Saturday, 11 April 2015

In Flanders Fields - visit to the Menin Gate, Tyne Cot Cemetery and the Ypres Salient

My wife and I have just come back from a short holiday in Ypres, Belgium.  I was honoured to be asked by our Mayor Cllr Allen Wales to join him and his wife and Geoff Abnett from the Frodsham Branch of the Royal British Legion in being part of the party laying two wreaths at the Menin Gate for Frodsham.

The Menin Gate commemorates the British and Commonwealth soldiers who died 'in Flanders Fields' and who have no known grave.  There are more than 54,000 names recorded on the monument.  They ran out of space there - there are a further 34,000 names recorded at Tyne Cot Commonwealth War Graves Cemetery.

Menin Gate, Ypres

The Menin Gate schedule for 9 April 2015

Every evening the road is closed and at 8pm the last post is sounded to commemorate the fallen.   This has been done every evening since 2 July 1928 other than when the Germans occupied Ypres in the second world war.  The ceremony restarted even when only part of Ypres had been liberated in the second world war.

The buglers who sound the last post come from the local volunteer Fire Brigade.



The ceremony is carried out with respect and is very moving and humbling.  I was very struck by the involvement of the local people - who wear 'our' Royal crown with pride and sing 'our' national anthem with us.   People come from all over the world to lay wreaths.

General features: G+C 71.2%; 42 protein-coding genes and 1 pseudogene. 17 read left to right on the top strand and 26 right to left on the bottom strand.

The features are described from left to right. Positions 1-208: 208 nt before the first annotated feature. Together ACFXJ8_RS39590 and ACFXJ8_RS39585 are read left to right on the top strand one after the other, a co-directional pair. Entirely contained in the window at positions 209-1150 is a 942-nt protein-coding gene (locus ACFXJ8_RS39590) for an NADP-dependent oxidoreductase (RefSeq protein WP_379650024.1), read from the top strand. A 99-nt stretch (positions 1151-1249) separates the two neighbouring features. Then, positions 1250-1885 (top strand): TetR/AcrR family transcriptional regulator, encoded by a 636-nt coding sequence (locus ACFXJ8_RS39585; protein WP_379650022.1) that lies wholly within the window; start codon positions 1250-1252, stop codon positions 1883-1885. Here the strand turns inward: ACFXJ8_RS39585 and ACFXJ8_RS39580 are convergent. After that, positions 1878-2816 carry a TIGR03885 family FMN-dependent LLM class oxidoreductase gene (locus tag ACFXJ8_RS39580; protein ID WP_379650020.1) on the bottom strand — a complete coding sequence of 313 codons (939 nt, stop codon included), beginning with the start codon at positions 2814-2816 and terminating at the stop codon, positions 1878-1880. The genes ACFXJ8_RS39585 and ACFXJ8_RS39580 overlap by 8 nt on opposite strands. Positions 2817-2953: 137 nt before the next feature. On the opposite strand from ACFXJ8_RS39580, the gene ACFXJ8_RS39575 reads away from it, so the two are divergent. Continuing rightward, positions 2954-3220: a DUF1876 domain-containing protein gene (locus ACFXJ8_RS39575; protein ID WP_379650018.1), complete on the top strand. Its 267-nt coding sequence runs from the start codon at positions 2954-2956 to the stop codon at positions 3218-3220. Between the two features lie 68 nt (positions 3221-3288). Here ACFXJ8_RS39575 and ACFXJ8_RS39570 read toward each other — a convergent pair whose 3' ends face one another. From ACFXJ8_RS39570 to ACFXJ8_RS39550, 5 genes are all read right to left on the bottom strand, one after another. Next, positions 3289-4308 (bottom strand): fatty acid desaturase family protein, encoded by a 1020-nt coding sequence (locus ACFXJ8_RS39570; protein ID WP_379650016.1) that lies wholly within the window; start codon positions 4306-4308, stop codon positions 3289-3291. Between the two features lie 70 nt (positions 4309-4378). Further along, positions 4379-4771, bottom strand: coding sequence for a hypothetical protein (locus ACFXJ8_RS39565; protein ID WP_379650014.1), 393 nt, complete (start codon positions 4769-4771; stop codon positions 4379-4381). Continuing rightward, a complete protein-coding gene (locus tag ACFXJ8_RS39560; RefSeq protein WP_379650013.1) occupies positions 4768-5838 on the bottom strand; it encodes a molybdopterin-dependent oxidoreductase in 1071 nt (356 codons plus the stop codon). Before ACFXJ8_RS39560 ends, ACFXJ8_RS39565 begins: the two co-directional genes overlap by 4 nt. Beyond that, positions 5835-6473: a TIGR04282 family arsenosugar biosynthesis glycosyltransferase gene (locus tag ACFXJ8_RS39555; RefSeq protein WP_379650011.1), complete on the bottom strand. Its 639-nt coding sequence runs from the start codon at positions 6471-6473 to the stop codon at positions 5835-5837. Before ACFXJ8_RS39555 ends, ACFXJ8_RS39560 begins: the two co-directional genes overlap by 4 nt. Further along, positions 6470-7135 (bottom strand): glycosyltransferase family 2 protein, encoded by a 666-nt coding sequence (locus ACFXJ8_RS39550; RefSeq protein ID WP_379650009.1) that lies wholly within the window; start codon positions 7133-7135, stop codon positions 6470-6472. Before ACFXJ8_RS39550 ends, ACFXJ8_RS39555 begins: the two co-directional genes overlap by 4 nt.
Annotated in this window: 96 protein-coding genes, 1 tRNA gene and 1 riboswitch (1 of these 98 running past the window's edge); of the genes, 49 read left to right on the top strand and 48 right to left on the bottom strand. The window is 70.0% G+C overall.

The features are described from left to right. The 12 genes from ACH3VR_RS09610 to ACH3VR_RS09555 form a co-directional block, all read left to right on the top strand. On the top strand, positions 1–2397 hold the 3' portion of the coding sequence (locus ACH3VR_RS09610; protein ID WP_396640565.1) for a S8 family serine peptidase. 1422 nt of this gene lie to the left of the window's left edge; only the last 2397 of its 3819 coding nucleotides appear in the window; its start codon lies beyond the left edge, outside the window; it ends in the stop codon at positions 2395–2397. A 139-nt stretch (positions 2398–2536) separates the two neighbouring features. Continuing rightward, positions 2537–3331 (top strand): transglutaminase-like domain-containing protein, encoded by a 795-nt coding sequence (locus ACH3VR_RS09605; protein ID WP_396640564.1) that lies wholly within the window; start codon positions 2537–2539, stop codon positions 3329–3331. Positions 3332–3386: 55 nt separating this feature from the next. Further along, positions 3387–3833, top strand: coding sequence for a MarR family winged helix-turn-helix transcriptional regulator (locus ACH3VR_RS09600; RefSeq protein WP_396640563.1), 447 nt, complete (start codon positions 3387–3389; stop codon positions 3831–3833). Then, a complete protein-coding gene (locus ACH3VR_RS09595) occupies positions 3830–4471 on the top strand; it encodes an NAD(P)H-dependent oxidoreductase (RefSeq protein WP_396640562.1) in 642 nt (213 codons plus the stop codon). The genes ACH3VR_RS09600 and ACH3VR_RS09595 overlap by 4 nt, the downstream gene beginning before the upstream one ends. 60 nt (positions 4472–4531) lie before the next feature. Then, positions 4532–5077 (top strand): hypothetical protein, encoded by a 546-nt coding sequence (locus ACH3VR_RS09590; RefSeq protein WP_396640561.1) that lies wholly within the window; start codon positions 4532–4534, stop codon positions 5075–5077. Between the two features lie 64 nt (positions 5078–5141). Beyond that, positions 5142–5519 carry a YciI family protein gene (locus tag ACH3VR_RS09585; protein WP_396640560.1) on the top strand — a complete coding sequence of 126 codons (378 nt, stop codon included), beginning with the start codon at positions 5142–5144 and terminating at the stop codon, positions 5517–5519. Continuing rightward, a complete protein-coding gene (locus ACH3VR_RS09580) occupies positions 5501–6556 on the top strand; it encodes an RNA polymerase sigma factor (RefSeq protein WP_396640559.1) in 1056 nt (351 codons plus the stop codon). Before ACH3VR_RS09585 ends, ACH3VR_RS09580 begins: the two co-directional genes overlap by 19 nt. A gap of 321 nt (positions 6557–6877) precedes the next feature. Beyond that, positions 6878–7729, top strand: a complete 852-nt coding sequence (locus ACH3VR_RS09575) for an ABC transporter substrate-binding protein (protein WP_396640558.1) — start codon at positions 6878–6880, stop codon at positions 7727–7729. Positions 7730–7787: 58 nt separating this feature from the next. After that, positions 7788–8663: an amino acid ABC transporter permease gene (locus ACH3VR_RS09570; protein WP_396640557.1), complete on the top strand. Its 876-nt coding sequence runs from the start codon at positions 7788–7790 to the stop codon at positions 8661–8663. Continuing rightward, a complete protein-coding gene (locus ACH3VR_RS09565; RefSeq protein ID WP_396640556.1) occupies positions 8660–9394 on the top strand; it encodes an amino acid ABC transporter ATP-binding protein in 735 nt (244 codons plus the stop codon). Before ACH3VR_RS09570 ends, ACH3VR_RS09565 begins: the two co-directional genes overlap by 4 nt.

Royal British Legion Frodsham's wreath

Wreath from Mayor of Frodsham

wreaths laid on 9 April 2015 including from Mayor of Frodsham and the Frodsham Branch of the Royal British Legion
This is only part of the crowd that gathers for the commemoration
Before the ceremony: Geoff Abnett, me, Cllr and Mrs Wales

Laying the wreaths for Frodsham

After the ceremony - Allen was asked to take the march past of an RAF contingent.
We also went to some of the Ypres salient battle sites.  What really struck me was just how many men died over such a small area of ground.  If ever you needed a clear demonstration of the futility of war go and visit the sites and the cemeteries.

Hooge Crater Commonwealth War Graves Cemetery

St George's Church Ypres
St George's Church, Ypres is an Anglican church where you can find memorials to individuals, regiments and even several schools commemorating those who never came back from the first world war.

I took photographs of the Cheshire Regiment plaques on both the Menin Gate and Tyne Cot.  The names of men from Frodsham can be found on them.  If anyone would like any of those photographs please let me know.

Just to be absolutely clear - no public money was used to pay for any aspect of Cllr & Mrs Wales or my and my wife's trip or attendance.